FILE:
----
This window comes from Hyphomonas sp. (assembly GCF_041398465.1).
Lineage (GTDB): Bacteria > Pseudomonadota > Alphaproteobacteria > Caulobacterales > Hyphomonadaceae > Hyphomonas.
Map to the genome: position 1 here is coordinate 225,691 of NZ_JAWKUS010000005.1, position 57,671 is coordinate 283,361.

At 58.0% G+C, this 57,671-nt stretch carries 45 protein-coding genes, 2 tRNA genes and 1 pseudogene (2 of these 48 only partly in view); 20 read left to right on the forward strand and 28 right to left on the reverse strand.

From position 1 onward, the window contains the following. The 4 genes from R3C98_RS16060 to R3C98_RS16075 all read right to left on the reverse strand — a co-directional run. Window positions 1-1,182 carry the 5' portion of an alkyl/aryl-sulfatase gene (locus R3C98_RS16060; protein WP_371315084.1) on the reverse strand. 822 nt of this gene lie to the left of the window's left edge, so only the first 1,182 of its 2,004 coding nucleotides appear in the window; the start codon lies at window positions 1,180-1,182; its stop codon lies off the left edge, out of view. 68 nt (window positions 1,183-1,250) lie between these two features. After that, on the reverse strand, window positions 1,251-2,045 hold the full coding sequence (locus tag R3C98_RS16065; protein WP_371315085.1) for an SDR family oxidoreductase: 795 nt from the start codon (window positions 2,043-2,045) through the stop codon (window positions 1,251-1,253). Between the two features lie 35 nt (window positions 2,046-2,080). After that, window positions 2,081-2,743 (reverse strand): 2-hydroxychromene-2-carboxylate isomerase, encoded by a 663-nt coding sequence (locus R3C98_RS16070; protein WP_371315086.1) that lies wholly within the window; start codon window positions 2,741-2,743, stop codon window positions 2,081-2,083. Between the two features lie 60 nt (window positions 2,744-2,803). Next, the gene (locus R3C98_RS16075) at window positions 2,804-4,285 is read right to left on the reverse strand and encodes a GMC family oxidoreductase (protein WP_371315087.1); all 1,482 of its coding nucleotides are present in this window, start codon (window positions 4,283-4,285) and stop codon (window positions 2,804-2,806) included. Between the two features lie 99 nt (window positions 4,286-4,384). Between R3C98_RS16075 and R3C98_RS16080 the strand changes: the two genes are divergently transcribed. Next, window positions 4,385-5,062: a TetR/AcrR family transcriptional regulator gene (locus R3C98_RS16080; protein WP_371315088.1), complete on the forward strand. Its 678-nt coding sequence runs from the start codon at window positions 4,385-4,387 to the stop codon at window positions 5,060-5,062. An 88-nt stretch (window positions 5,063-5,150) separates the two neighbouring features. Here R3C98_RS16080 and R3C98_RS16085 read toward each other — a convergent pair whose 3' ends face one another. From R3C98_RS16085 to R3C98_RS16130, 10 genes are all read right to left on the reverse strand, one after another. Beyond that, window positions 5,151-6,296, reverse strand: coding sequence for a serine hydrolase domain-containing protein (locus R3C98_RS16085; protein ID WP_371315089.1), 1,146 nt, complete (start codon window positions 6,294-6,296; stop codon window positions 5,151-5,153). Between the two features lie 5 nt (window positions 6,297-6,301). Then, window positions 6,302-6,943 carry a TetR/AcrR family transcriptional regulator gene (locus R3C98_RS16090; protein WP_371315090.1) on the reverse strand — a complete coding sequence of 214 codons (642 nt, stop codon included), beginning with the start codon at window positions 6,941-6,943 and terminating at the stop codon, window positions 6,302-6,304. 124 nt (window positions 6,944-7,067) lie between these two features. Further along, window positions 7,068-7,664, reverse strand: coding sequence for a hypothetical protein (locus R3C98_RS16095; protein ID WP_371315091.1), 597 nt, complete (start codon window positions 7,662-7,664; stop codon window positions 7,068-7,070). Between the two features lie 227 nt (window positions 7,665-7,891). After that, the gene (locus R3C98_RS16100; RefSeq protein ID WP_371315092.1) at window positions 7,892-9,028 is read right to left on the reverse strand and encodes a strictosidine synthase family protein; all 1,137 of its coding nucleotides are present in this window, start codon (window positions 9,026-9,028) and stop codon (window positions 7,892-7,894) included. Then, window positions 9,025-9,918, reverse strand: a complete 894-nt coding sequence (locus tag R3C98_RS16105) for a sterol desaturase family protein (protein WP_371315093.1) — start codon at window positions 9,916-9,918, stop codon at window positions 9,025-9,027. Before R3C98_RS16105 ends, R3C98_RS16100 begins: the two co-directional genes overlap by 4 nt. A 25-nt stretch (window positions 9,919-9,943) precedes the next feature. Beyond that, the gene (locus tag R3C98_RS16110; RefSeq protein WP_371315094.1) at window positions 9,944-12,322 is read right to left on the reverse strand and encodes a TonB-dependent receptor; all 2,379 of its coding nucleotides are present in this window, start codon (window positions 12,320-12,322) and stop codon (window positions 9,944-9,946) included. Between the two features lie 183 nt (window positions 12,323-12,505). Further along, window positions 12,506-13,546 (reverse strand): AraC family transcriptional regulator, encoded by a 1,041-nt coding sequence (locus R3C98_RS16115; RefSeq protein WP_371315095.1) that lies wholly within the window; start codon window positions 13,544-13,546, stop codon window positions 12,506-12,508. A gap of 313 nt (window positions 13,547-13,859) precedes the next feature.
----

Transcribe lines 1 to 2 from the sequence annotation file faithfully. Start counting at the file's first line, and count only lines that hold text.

This window comes from Hyphomonas sp. (assembly GCF_041398465.1).
Lineage (GTDB): Bacteria > Pseudomonadota > Alphaproteobacteria > Caulobacterales > Hyphomonadaceae > Hyphomonas.